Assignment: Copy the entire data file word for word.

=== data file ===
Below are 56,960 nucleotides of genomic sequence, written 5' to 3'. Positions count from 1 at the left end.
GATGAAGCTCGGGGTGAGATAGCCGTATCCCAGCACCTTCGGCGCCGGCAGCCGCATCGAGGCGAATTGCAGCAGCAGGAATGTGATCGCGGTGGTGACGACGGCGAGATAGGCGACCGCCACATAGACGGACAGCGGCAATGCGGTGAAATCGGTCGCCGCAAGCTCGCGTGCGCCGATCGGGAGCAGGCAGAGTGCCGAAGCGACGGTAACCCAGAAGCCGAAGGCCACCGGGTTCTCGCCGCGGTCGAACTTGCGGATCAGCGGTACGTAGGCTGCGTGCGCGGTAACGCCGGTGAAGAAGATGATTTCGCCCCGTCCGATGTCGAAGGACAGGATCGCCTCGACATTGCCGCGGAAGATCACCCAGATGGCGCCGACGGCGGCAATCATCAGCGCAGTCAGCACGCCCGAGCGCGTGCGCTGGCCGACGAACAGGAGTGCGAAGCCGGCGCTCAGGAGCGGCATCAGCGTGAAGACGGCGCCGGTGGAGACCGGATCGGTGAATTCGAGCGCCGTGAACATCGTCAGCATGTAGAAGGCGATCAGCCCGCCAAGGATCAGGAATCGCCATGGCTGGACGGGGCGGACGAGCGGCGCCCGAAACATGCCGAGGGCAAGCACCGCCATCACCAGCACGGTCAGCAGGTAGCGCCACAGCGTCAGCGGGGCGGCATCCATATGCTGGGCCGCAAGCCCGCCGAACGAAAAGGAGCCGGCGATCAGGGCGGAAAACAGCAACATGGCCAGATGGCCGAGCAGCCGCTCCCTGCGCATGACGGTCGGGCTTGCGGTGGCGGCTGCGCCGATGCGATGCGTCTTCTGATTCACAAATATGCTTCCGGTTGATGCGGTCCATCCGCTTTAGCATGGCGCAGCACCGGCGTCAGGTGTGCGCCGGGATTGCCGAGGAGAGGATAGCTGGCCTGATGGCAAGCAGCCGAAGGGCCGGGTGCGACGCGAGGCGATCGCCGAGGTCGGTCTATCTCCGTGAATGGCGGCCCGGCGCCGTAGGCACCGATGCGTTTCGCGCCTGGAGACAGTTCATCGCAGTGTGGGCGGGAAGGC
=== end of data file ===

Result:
Below are 56,960 nucleotides of genomic sequence, written 5' to 3'. Positions count from 1 at the left end.
GATGAAGCTCGGGGTGAGATAGCCGTATCCCAGCACCTTCGGCGCCGGCAGCCGCATCGAGGCGAATTGCAGCAGCAGGAATGTGATCGCGGTGGTGACGACGGCGAGATAGGCGACCGCCACATAGACGGACAGCGGCAATGCGGTGAAATCGGTCGCCGCAAGCTCGCGTGCGCCGATCGGGAGCAGGCAGAGTGCCGAAGCGACGGTAACCCAGAAGCCGAAGGCCACCGGGTTCTCGCCGCGGTCGAACTTGCGGATCAGCGGTACGTAGGCTGCGTGCGCGGTAACGCCGGTGAAGAAGATGATTTCGCCCCGTCCGATGTCGAAGGACAGGATCGCCTCGACATTGCCGCGGAAGATCACCCAGATGGCGCCGACGGCGGCAATCATCAGCGCAGTCAGCACGCCCGAGCGCGTGCGCTGGCCGACGAACAGGAGTGCGAAGCCGGCGCTCAGGAGCGGCATCAGCGTGAAGACGGCGCCGGTGGAGACCGGATCGGTGAATTCGAGCGCCGTGAACATCGTCAGCATGTAGAAGGCGATCAGCCCGCCAAGGATCAGGAATCGCCATGGCTGGACGGGGCGGACGAGCGGCGCCCGAAACATGCCGAGGGCAAGCACCGCCATCACCAGCACGGTCAGCAGGTAGCGCCACAGCGTCAGCGGGGCGGCATCCATATGCTGGGCCGCAAGCCCGCCGAACGAAAAGGAGCCGGCGATCAGGGCGGAAAACAGCAACATGGCCAGATGGCCGAGCAGCCGCTCCCTGCGCATGACGGTCGGGCTTGCGGTGGCGGCTGCGCCGATGCGATGCGTCTTCTGATTCACAAATATGCTTCCGGTTGATGCGGTCCATCCGCTTTAGCATGGCGCAGCACCGGCGTCAGGTGTGCGCCGGGATTGCCGAGGAGAGGATAGCTGGCCTGATGGCAAGCAGCCGAAGGGCCGGGTGCGACGCGAGGCGATCGCCGAGGTCGGTCTATCTCCGTGAATGGCGGCCCGGCGCCGTAGGCACCGATGCGTTTCGCGCCTGGAGACAGTTCATCGCAGTGTGGGCGGGAAGGC